Conspiracy Theories as Worldviews: the Cognitive Appeal of Biased Constructions
Instutitut für Soziologie Uniersität Leipzig Leipzig, Germany
Since 9/11 conspiracy theories are on the rise. Despite isolated attempts to explain this phenomenon, social science has treated conspiracy theories as an orphan. Research on this topic is fragmented and spread across several disciplines. Just a few authors offer theories to explain the presence and structuring of conspiracy theories, and, when they do, they offer partial perspectives or reify their own comparative categories. The generic term "conspiracy theory" is misunderstood as a subject. Instead of addressing prejudice which conspiracy theories express, the focus is on the causes and functions of conspiracy theories.
In my presentation I will show that conspiracy theories have to be understood as systematizations of prejudice. In particular, I will highlight conspiracy theories with anti-Semitic and anti-American contents. The data was collected from a conspricay-theoretical internet forum. Out of three threads with over 1.000 comments that I observed, I pick out twelve users. My goal is to explain the "temptation of conspiracy theories" with respect to the special role of anti-Semitic conspiracy theories.
I will analyze conspiracy theories at a generic level paying attention to their argumentative structure to show that their appeal consists not only in the freedom they grant to expressing felt prejudice but also their seeming cognitive or explanatory "capacity" - their ability to offer insight into a complex world. My findings suggest that a sense of deeply felt relief arises from identifying the conspirers and setting oneself apart from them - asserting a categorical difference between "them who are not I". Distantiating oneself from those involved in the conspiracy corresponds to the enactment of one's own victimhood or heroism - both of which open the door to further, more differentiated, definition of one's own identity.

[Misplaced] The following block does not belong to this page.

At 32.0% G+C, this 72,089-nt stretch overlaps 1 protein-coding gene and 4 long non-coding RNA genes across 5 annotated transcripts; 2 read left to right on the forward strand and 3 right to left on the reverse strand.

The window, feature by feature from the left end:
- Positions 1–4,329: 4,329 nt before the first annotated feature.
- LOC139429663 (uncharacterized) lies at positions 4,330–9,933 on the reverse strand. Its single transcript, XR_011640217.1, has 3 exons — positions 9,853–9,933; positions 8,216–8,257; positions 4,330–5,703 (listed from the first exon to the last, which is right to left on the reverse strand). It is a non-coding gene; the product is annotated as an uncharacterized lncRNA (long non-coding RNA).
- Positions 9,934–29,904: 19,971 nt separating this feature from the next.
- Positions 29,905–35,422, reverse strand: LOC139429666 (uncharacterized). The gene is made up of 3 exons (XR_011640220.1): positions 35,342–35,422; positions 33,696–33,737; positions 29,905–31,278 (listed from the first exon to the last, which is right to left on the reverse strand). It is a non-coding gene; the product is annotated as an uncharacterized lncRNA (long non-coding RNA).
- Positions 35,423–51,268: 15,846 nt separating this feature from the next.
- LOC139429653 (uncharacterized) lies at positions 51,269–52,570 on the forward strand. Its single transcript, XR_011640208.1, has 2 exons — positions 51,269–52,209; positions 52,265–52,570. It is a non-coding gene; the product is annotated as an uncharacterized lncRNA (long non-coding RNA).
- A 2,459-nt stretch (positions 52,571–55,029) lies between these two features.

For the twelve users whose contributions were analyzed in depth, four types of identity could be identified: the rebell, the renegate, the prophet, and the sceptic. The seven anit-Semitic Users stand out because their self-dramatisation is embedded in a much more dualistic worldview: their assertions that they have discovered the 'truth' is more aggressive. Moreover, their theories dehumanize the 'conspirators' who, in their view, struggle for world supremacy.